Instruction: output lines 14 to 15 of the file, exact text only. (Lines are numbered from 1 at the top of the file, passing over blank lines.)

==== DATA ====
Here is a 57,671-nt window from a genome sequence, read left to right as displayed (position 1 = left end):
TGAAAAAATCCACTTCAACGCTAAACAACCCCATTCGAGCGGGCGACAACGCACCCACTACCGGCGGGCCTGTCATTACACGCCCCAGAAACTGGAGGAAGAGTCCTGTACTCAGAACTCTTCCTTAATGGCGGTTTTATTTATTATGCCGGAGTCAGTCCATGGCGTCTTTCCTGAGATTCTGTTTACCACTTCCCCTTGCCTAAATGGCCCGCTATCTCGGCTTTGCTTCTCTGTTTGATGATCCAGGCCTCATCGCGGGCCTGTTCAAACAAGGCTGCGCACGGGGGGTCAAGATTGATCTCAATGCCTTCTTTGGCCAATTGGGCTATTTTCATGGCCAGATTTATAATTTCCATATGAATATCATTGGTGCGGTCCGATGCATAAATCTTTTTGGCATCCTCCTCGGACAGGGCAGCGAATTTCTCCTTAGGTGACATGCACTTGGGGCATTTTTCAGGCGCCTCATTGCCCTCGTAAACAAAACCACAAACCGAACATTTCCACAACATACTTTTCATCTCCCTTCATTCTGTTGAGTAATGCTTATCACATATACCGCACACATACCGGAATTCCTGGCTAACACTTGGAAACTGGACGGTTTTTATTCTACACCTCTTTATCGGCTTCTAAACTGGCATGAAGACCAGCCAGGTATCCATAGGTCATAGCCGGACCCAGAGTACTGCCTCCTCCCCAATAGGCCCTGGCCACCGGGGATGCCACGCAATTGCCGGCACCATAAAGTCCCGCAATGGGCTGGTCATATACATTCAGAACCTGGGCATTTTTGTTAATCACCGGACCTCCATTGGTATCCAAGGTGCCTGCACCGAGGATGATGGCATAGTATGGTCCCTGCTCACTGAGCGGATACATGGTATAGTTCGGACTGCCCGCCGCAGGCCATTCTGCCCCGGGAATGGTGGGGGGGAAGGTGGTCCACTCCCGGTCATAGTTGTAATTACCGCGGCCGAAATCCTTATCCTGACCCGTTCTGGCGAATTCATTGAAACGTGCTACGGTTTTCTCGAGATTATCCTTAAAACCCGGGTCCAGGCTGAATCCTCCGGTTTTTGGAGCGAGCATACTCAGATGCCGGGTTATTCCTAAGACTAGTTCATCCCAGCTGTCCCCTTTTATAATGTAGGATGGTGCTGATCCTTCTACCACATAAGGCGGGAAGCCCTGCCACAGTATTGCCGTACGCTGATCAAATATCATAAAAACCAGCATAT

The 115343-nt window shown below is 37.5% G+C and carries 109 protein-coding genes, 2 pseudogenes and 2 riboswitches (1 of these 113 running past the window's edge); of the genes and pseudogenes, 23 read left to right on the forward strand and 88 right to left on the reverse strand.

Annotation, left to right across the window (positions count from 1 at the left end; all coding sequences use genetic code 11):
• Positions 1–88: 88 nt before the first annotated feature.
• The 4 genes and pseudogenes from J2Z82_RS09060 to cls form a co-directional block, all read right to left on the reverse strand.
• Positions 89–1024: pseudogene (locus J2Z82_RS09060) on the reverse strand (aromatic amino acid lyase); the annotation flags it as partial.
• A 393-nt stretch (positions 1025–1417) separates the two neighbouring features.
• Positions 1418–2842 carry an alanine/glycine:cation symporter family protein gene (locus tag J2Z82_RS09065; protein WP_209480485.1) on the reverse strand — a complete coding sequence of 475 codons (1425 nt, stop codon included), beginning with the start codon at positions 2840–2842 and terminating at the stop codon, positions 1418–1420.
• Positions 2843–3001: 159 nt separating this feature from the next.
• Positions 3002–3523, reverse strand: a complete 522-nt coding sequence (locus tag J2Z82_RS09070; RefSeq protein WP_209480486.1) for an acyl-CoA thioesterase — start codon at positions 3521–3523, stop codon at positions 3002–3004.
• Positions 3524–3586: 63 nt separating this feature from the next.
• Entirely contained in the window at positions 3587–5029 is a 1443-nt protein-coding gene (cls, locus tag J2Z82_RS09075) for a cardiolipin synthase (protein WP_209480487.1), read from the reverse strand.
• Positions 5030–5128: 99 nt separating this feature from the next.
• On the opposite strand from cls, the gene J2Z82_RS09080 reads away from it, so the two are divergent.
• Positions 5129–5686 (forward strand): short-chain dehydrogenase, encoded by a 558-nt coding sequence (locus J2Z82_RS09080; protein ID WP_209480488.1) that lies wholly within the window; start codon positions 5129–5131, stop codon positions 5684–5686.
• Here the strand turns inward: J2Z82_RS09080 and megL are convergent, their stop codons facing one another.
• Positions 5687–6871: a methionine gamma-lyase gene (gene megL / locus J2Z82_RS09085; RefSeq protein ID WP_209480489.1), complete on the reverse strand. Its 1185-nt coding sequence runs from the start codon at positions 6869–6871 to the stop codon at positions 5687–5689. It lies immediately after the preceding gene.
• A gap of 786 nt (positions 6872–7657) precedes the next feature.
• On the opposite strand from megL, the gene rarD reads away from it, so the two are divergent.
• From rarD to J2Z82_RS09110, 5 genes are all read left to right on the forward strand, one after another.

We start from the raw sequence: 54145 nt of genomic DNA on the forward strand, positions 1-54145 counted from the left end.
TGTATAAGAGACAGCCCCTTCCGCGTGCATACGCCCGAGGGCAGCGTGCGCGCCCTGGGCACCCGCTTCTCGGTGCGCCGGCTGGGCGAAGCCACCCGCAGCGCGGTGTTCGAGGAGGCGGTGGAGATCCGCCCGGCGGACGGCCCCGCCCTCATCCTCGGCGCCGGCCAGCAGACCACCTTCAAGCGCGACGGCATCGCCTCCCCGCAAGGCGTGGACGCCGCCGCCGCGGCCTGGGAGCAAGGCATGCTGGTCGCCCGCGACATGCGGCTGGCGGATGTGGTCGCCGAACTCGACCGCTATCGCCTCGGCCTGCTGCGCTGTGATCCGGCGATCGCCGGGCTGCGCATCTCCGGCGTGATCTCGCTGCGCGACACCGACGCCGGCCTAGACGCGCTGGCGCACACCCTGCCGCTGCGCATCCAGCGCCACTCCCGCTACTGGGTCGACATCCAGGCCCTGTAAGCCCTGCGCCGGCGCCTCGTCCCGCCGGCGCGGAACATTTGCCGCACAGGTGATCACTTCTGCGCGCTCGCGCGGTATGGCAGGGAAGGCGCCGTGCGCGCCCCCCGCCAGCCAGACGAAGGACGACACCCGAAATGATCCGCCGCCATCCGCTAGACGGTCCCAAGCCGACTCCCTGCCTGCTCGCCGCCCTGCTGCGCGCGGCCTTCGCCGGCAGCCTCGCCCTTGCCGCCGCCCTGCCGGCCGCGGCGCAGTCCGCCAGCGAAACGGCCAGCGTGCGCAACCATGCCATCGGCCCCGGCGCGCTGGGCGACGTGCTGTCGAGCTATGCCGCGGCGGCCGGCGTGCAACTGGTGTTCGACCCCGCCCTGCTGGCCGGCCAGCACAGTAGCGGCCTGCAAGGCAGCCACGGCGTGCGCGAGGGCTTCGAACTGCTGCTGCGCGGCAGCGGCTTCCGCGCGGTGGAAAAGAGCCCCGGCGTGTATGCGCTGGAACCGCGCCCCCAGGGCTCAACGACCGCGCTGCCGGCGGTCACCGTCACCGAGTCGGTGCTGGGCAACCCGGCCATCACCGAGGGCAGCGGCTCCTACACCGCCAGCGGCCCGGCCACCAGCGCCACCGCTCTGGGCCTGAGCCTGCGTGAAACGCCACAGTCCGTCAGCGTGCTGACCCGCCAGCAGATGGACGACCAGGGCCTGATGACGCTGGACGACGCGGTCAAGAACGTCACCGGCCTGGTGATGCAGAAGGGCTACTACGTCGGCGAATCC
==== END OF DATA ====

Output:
• Positions 5030–5128: 99 nt separating this feature from the next.
• On the opposite strand from cls, the gene J2Z82_RS09080 reads away from it, so the two are divergent.